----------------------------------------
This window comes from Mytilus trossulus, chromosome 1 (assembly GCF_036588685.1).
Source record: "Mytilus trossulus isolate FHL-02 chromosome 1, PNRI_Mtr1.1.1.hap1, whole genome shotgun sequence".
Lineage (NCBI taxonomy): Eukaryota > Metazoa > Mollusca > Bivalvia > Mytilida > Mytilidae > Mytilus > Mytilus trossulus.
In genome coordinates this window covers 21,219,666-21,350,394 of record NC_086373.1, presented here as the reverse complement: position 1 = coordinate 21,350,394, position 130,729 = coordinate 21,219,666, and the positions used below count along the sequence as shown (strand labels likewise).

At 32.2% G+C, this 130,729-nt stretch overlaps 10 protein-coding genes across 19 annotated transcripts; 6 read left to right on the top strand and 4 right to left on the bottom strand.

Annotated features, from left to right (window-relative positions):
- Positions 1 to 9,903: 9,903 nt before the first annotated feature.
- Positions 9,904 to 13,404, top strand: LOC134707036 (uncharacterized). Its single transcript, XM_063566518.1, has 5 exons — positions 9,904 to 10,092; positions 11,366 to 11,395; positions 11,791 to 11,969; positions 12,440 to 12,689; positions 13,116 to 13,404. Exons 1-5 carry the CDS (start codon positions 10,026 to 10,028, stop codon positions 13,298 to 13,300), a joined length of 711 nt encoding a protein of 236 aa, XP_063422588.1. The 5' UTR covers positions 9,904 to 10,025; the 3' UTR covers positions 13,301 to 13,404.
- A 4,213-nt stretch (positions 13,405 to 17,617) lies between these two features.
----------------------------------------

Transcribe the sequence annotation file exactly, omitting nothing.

This window comes from Mytilus trossulus, chromosome 1 (assembly GCF_036588685.1).
Source record: "Mytilus trossulus isolate FHL-02 chromosome 1, PNRI_Mtr1.1.1.hap1, whole genome shotgun sequence".
Lineage (NCBI taxonomy): Eukaryota > Metazoa > Mollusca > Bivalvia > Mytilida > Mytilidae > Mytilus > Mytilus trossulus.
In genome coordinates this window covers 21,219,666-21,350,394 of record NC_086373.1, presented here as the reverse complement: position 1 = coordinate 21,350,394, position 130,729 = coordinate 21,219,666, and the positions used below count along the sequence as shown (strand labels likewise).

At 32.2% G+C, this 130,729-nt stretch overlaps 10 protein-coding genes across 19 annotated transcripts; 6 read left to right on the top strand and 4 right to left on the bottom strand.

Annotated features, from left to right (window-relative positions):
- Positions 1 to 9,903: 9,903 nt before the first annotated feature.
- Positions 9,904 to 13,404, top strand: LOC134707036 (uncharacterized). Its single transcript, XM_063566518.1, has 5 exons — positions 9,904 to 10,092; positions 11,366 to 11,395; positions 11,791 to 11,969; positions 12,440 to 12,689; positions 13,116 to 13,404. Exons 1-5 carry the CDS (start codon positions 10,026 to 10,028, stop codon positions 13,298 to 13,300), a joined length of 711 nt encoding a protein of 236 aa, XP_063422588.1. The 5' UTR covers positions 9,904 to 10,025; the 3' UTR covers positions 13,301 to 13,404.
- A 4,213-nt stretch (positions 13,405 to 17,617) lies between these two features.